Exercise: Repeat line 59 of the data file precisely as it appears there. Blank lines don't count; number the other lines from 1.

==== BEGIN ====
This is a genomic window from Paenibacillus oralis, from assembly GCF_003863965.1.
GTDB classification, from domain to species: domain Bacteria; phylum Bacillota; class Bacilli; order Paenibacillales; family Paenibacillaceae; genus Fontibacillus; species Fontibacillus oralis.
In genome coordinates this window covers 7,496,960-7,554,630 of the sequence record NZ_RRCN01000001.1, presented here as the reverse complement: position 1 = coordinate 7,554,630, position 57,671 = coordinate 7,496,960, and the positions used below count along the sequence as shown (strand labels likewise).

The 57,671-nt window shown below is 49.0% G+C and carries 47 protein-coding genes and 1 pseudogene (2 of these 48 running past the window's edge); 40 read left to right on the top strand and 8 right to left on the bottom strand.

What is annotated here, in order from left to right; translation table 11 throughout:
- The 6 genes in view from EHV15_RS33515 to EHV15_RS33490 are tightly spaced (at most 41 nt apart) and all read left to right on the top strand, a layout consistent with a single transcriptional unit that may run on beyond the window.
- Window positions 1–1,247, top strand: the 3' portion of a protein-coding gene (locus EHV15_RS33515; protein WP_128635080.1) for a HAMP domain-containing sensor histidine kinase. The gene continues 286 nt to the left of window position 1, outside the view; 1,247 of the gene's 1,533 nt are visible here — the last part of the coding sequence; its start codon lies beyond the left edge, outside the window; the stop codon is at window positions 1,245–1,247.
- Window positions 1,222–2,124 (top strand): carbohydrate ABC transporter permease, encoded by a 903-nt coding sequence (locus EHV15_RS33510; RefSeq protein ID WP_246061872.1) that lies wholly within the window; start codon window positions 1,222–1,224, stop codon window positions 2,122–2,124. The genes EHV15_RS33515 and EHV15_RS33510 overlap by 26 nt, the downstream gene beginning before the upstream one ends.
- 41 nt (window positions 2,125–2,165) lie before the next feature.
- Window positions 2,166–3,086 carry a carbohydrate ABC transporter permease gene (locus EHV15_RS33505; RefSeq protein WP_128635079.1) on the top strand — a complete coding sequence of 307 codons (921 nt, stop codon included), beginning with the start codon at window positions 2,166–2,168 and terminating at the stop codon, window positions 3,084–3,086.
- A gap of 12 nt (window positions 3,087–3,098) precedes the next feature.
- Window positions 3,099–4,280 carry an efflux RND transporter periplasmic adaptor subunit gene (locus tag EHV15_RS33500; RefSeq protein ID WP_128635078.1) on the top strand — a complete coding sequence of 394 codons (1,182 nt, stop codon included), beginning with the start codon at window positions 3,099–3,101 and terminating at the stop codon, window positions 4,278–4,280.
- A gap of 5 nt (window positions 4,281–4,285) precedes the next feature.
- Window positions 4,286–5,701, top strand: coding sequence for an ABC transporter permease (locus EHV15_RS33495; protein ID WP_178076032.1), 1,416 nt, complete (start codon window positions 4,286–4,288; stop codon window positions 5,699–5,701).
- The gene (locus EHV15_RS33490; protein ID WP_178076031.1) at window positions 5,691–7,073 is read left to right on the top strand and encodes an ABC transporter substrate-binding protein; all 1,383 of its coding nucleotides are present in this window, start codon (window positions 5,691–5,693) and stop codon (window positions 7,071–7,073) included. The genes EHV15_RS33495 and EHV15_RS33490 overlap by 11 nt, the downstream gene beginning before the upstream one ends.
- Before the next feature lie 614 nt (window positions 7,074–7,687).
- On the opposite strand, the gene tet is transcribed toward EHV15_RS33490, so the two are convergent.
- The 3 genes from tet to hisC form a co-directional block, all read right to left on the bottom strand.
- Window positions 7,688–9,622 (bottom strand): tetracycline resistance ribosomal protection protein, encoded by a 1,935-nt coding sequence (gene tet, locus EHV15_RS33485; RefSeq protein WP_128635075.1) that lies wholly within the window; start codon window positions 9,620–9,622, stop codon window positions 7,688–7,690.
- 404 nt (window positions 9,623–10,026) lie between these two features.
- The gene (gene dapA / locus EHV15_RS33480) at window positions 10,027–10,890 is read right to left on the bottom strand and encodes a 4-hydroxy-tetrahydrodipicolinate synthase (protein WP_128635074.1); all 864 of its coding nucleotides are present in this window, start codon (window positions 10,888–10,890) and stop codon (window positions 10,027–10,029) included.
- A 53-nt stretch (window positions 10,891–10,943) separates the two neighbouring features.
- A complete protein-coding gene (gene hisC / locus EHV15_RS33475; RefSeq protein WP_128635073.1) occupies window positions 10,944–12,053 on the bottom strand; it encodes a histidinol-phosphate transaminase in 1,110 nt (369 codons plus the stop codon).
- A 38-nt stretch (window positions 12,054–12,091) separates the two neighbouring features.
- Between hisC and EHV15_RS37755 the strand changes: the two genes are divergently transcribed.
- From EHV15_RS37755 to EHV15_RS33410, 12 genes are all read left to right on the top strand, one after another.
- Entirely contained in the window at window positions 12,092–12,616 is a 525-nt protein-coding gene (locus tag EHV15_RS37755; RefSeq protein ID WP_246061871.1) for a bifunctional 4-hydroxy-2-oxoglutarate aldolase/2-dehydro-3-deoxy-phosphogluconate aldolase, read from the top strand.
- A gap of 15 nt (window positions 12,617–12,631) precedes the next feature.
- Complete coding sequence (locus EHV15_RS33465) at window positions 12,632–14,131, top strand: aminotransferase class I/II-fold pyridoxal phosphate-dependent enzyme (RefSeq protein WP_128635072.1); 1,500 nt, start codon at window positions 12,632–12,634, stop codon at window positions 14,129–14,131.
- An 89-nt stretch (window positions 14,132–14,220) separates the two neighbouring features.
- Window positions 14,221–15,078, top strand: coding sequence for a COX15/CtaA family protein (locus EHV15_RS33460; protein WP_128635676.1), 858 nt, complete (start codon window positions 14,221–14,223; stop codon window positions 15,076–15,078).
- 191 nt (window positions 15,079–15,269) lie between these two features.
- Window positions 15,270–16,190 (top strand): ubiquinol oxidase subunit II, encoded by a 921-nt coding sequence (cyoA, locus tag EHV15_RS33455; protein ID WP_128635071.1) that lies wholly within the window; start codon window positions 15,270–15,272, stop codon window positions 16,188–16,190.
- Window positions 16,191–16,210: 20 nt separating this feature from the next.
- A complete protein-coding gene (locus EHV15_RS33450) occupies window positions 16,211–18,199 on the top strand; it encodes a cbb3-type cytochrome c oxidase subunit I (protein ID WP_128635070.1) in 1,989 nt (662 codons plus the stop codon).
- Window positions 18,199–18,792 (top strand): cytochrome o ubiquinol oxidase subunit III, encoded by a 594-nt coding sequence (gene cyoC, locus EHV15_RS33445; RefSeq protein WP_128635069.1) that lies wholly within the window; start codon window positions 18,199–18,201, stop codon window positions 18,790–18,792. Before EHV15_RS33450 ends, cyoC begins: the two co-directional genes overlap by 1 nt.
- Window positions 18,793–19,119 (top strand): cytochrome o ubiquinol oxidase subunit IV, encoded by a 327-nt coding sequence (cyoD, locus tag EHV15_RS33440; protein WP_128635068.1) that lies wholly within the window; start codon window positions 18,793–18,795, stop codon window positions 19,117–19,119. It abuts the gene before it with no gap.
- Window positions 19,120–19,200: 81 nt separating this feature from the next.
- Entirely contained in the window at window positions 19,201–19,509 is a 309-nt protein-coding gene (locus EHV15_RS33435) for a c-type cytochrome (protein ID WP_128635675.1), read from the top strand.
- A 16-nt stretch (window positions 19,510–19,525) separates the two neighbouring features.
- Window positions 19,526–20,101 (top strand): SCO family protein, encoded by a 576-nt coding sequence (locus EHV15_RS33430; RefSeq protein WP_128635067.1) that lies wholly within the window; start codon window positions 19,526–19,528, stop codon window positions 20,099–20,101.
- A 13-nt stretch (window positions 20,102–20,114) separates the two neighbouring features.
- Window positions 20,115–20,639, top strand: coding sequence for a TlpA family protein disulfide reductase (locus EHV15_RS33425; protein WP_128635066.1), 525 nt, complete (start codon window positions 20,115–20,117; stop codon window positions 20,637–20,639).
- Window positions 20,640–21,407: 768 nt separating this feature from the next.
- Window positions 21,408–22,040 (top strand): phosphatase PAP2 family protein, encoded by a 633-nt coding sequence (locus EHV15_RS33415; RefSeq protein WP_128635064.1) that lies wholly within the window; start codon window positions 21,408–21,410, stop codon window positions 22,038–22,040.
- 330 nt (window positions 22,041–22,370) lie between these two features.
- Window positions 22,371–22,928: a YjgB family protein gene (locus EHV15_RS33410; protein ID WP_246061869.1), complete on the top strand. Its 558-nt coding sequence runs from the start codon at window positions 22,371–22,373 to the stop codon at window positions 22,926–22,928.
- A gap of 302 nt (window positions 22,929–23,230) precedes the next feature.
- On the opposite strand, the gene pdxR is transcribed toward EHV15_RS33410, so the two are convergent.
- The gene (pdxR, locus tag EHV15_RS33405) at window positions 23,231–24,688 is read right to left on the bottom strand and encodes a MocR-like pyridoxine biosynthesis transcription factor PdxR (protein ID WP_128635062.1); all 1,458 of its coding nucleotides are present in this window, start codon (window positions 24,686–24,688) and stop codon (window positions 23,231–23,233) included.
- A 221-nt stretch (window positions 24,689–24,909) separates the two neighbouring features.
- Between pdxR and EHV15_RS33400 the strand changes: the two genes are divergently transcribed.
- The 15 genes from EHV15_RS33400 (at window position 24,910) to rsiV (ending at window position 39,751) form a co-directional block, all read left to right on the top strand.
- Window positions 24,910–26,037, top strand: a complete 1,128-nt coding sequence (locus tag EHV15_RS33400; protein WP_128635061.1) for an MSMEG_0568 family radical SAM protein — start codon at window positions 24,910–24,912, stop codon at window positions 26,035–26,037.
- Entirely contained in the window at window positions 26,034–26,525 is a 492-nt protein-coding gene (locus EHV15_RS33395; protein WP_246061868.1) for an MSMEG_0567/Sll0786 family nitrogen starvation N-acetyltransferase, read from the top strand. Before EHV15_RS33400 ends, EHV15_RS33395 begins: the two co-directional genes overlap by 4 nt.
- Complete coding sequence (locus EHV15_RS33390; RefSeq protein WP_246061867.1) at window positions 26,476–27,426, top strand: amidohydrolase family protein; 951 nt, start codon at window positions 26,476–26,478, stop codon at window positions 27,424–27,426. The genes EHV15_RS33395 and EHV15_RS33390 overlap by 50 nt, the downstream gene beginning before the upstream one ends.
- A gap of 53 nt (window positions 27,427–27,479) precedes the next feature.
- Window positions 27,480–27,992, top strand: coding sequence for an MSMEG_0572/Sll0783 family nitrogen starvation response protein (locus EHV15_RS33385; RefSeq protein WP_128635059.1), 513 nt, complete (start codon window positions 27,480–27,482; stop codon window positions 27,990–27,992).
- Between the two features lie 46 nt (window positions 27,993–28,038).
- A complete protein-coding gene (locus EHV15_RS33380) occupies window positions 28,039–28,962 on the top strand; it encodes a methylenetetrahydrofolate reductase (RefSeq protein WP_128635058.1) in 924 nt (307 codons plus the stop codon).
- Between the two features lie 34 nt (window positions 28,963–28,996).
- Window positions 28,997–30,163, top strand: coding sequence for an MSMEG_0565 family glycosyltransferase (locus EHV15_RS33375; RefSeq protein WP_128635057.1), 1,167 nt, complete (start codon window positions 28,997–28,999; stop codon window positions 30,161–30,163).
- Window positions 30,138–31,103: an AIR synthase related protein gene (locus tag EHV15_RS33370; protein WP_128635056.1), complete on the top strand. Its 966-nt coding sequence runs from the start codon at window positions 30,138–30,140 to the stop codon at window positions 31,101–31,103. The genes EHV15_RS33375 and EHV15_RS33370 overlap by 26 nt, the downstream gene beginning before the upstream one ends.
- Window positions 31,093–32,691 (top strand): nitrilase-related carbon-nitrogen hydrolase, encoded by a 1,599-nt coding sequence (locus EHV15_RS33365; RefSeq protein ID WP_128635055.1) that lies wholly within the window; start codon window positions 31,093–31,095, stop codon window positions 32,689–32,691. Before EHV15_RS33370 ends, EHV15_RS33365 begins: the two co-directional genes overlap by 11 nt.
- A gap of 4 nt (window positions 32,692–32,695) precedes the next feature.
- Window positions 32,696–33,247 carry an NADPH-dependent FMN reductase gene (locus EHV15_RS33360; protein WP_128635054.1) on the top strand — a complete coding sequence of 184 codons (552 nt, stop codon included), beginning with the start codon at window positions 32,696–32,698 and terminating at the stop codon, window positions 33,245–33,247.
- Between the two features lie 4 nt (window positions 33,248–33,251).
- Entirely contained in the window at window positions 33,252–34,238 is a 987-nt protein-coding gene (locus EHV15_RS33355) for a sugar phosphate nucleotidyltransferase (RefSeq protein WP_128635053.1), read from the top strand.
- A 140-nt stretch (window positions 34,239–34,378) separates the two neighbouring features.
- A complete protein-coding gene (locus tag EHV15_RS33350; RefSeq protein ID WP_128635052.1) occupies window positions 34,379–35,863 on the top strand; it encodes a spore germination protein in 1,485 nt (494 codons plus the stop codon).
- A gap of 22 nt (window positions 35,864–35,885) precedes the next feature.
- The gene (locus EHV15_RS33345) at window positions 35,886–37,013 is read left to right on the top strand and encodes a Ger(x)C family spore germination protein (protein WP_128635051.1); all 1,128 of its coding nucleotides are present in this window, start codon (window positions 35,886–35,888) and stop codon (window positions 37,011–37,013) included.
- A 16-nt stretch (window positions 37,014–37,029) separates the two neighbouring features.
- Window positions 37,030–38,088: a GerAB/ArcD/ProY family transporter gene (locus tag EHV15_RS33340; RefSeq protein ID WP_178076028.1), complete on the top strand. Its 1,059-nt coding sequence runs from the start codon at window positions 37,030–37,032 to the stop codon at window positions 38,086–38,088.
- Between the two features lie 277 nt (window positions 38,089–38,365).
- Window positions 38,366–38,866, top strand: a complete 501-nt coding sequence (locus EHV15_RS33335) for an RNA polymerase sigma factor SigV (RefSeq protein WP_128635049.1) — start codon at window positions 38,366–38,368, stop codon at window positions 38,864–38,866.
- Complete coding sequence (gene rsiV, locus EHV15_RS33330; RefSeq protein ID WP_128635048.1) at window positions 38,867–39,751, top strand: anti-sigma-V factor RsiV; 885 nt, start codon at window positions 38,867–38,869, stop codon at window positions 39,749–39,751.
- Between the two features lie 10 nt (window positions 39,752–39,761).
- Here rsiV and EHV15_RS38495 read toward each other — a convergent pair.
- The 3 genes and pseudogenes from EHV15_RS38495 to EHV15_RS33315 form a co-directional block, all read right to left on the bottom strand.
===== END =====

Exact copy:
- Between the two features lie 46 nt (window positions 27,993–28,038).